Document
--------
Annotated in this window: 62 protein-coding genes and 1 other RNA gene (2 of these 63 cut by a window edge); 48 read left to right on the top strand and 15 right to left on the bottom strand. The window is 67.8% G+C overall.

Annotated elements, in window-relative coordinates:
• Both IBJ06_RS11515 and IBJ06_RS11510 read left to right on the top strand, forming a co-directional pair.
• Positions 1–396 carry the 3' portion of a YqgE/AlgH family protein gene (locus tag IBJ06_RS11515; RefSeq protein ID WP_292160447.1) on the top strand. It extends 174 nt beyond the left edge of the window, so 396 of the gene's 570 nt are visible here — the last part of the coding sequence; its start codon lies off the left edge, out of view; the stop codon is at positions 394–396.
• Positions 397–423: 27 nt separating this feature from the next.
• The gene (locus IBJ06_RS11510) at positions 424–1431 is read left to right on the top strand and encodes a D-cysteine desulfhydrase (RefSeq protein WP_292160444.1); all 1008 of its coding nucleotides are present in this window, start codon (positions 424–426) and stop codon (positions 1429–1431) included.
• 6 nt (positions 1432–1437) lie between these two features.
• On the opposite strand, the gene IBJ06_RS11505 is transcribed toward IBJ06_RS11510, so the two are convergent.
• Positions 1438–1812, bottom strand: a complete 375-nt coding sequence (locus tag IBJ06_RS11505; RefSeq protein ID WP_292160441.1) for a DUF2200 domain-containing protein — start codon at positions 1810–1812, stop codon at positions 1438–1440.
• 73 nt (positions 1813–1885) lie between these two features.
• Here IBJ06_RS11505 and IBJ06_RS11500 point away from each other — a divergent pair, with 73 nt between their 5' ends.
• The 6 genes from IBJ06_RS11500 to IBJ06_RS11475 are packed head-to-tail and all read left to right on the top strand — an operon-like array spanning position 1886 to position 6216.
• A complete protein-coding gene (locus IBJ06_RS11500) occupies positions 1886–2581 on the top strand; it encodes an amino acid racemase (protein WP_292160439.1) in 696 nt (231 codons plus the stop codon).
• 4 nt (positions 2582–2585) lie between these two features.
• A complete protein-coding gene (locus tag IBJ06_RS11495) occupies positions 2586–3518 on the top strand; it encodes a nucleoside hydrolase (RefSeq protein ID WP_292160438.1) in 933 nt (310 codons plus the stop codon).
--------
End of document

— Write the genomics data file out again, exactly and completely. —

Annotated in this window: 62 protein-coding genes and 1 other RNA gene (2 of these 63 cut by a window edge); 48 read left to right on the top strand and 15 right to left on the bottom strand. The window is 67.8% G+C overall.

Annotated elements, in window-relative coordinates:
• Both IBJ06_RS11515 and IBJ06_RS11510 read left to right on the top strand, forming a co-directional pair.
• Positions 1–396 carry the 3' portion of a YqgE/AlgH family protein gene (locus tag IBJ06_RS11515; RefSeq protein ID WP_292160447.1) on the top strand. It extends 174 nt beyond the left edge of the window, so 396 of the gene's 570 nt are visible here — the last part of the coding sequence; its start codon lies off the left edge, out of view; the stop codon is at positions 394–396.
• Positions 397–423: 27 nt separating this feature from the next.
• The gene (locus IBJ06_RS11510) at positions 424–1431 is read left to right on the top strand and encodes a D-cysteine desulfhydrase (RefSeq protein WP_292160444.1); all 1008 of its coding nucleotides are present in this window, start codon (positions 424–426) and stop codon (positions 1429–1431) included.
• 6 nt (positions 1432–1437) lie between these two features.
• On the opposite strand, the gene IBJ06_RS11505 is transcribed toward IBJ06_RS11510, so the two are convergent.
• Positions 1438–1812, bottom strand: a complete 375-nt coding sequence (locus tag IBJ06_RS11505; RefSeq protein ID WP_292160441.1) for a DUF2200 domain-containing protein — start codon at positions 1810–1812, stop codon at positions 1438–1440.
• 73 nt (positions 1813–1885) lie between these two features.
• Here IBJ06_RS11505 and IBJ06_RS11500 point away from each other — a divergent pair, with 73 nt between their 5' ends.
• The 6 genes from IBJ06_RS11500 to IBJ06_RS11475 are packed head-to-tail and all read left to right on the top strand — an operon-like array spanning position 1886 to position 6216.
• A complete protein-coding gene (locus IBJ06_RS11500) occupies positions 1886–2581 on the top strand; it encodes an amino acid racemase (protein WP_292160439.1) in 696 nt (231 codons plus the stop codon).
• 4 nt (positions 2582–2585) lie between these two features.
• A complete protein-coding gene (locus tag IBJ06_RS11495) occupies positions 2586–3518 on the top strand; it encodes a nucleoside hydrolase (RefSeq protein ID WP_292160438.1) in 933 nt (310 codons plus the stop codon).